A Taste for Death Summary
The title A Taste for Death suggests a murderer whose appetite for power increases with each murderous act. It refers more particularly to Sir Paul Berowne, the murdered Tory minister who, weighed down with guilt at the automobile death of his first wife, had lost his taste for public life, undergone a religious conversion, abandoned a flourishing political career, and accepted death. It encompasses Detective Dalgliesh’s questions about his and his profession’s obsession with violent death, as well as Lady Barbara Berowne’s taste for death (she enjoys the “power,” “mystery,” and “ruthlessness” of her gynecologist/surgeon/lover, Stephen Lampart, whose hands determine a patient’s life or death). Even the local vicar at whose picturesque church the murders occur finds himself and his congregation infected by a taste for death.
In this dense and detailed police procedural and novel of manners, Dalgliesh heads a homicide squad assigned to investigate politically sensitive crimes, assisted by the conservative, opinionated, and able but jealous John Massingham and a bright new recruit, Kate Miskin, whose resourcefulness and ambition irritate Massingham but impress Dalgliesh. James explores the sacrifices and compromises that Miskin, as a career policewoman, must make to maintain a personal life, fulfill family obligations to her aged and contrary mother, and escape the poverty and illegitimacy that have fueled her ambition. This case involves Dalgliesh personally, for he not only liked the murdered Berowne, having consulted him about blackmail, but also finds that he and the victim had much in common. Both were cultured, private men, dedicated to preserving civilization and art, schooled in language and literature, and aware of ambiguous human relationships and of the need for commitment to enduring values. Interested in church architecture, nineteenth century novelists and poets, and philosophical questions of life and death, both had a cerebral, detached way of coping.
This close study of the frustrations and precision of police procedures and of the intelligence and instincts that transform the minutiae into details of great investigative moment depends on a single bloodstain under a corpse, a struck match, a moved diary, and a missing button. James’s argument throughout her depiction of the investigation—the gathering of physical evidence, the taking of testimonies, the checking and rechecking of alibis—is that murder changes everyone it touches; investigators, suspects, and witnesses can never be the same. Mother, wife, mistress, friends, brother-in-law, and business associates cannot escape the questions that lay bare their secret hearts. Dalgliesh is aware that murder destroys privacy through “the intimate detritus” of a victim’s life and “through the mouths, truthful, treacherous, faltering, reluctant” of family, friends, and enemies; he also knows that “exploitation” of a suspect’s fear, vanity, insecure need to confide, and lonely grief is “at the heart of successful detection.” Disturbed by the activities of his trade, he nonetheless recognizes their necessity. Actions bring consequences and the burdens of guilt and responsibility must be accepted.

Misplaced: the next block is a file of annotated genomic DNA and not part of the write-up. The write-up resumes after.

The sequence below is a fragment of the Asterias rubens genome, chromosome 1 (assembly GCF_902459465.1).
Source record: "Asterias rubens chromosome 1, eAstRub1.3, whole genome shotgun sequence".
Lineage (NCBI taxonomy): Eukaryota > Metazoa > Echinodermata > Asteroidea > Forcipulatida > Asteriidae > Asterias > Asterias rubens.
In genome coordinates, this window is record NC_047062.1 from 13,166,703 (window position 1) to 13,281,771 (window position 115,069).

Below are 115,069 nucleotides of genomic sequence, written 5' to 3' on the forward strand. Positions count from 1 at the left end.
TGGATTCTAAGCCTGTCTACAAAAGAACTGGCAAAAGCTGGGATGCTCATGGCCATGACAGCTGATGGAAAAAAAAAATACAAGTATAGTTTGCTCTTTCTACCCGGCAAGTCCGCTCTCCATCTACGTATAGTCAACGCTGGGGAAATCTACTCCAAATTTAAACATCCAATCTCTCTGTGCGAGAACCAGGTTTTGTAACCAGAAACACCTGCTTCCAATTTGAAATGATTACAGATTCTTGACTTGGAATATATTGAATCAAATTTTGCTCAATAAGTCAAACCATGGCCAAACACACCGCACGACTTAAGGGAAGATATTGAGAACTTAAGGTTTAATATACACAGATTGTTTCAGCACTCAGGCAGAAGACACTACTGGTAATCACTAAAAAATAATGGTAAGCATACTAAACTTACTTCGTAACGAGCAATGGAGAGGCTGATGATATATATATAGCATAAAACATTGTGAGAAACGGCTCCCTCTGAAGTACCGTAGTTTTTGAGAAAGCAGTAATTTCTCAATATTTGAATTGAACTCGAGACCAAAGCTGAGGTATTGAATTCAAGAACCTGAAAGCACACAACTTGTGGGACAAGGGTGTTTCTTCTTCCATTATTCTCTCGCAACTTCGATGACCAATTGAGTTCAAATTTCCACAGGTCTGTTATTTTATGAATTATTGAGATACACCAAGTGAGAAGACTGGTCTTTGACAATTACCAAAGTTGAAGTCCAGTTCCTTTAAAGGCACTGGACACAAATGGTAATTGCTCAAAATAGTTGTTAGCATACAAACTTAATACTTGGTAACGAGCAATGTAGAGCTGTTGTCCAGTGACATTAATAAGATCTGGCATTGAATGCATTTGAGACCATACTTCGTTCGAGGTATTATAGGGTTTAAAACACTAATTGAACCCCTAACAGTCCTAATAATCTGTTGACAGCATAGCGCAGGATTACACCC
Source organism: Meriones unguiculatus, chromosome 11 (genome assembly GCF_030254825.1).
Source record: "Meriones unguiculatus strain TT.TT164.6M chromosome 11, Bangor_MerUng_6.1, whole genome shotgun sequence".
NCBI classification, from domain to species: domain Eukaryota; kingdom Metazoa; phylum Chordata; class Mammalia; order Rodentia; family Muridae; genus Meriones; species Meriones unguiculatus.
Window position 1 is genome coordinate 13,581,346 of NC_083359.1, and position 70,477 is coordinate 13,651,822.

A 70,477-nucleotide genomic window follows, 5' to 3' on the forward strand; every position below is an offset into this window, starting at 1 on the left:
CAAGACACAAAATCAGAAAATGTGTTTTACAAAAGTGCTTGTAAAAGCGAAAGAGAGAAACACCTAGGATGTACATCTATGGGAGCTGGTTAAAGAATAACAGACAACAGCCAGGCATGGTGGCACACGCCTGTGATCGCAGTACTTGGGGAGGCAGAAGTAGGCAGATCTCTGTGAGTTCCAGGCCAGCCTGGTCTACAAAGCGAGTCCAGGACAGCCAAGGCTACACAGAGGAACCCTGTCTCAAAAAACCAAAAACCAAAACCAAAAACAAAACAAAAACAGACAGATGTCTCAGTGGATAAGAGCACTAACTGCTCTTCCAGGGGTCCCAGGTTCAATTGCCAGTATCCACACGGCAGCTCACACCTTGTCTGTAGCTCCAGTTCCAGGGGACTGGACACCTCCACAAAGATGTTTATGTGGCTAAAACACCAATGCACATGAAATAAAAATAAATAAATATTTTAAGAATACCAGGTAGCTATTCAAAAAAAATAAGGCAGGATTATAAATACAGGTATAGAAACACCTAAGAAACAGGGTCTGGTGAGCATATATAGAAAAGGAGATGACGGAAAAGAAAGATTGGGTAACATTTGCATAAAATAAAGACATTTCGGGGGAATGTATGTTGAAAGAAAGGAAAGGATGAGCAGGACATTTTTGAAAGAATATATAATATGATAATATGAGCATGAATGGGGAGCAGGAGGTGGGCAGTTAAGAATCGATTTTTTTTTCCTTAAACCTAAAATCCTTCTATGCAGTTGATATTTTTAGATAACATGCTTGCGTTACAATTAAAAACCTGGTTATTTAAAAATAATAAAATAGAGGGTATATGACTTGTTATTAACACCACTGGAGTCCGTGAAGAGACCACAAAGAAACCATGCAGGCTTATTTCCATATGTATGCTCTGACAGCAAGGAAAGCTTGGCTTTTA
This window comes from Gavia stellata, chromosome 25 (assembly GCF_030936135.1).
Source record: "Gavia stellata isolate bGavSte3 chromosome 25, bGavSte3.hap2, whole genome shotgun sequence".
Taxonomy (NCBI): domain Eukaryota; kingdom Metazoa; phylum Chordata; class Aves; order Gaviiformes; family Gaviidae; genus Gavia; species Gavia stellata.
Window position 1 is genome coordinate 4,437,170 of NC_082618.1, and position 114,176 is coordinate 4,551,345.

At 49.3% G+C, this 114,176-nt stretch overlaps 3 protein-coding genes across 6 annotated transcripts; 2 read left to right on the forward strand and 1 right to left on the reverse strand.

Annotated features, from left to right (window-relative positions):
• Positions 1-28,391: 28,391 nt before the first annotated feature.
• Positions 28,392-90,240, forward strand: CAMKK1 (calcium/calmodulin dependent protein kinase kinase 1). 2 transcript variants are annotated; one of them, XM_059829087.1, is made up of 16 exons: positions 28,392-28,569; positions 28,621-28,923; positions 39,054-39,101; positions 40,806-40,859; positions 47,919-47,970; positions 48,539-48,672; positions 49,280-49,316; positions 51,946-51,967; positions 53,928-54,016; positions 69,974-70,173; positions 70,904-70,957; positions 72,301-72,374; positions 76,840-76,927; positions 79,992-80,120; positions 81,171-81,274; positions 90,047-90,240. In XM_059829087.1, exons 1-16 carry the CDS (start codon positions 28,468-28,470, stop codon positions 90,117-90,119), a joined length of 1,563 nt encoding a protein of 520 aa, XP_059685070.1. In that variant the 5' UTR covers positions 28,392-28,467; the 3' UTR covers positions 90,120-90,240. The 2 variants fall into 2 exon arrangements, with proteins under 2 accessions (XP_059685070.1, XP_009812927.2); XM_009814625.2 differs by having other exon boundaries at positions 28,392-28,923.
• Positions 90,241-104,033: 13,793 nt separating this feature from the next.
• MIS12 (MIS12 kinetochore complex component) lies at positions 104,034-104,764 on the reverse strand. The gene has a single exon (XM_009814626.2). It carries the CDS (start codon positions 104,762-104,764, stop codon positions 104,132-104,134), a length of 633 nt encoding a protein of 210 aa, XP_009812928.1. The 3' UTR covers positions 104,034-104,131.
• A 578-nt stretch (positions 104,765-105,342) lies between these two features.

Here again James explores the effects of environment on adolescents. Kate Miskin escapes her origins through hard work and sheer grit; Barbara...
(The entire section is 773 words.)